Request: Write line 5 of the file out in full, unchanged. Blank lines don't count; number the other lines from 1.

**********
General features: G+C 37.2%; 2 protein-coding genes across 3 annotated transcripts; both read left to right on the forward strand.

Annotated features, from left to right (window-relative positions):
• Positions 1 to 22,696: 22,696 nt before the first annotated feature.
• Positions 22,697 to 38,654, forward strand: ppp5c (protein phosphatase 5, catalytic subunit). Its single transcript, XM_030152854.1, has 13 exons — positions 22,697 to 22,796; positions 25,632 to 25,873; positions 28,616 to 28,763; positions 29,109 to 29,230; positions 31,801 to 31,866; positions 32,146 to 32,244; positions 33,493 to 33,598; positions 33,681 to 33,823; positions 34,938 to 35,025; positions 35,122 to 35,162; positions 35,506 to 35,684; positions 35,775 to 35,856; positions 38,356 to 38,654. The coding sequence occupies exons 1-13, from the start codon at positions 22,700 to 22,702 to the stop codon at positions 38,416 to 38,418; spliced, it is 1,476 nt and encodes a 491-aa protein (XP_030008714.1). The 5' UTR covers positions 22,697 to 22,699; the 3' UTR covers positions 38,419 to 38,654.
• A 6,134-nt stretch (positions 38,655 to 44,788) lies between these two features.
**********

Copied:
• A 6,134-nt stretch (positions 38,655 to 44,788) lies between these two features.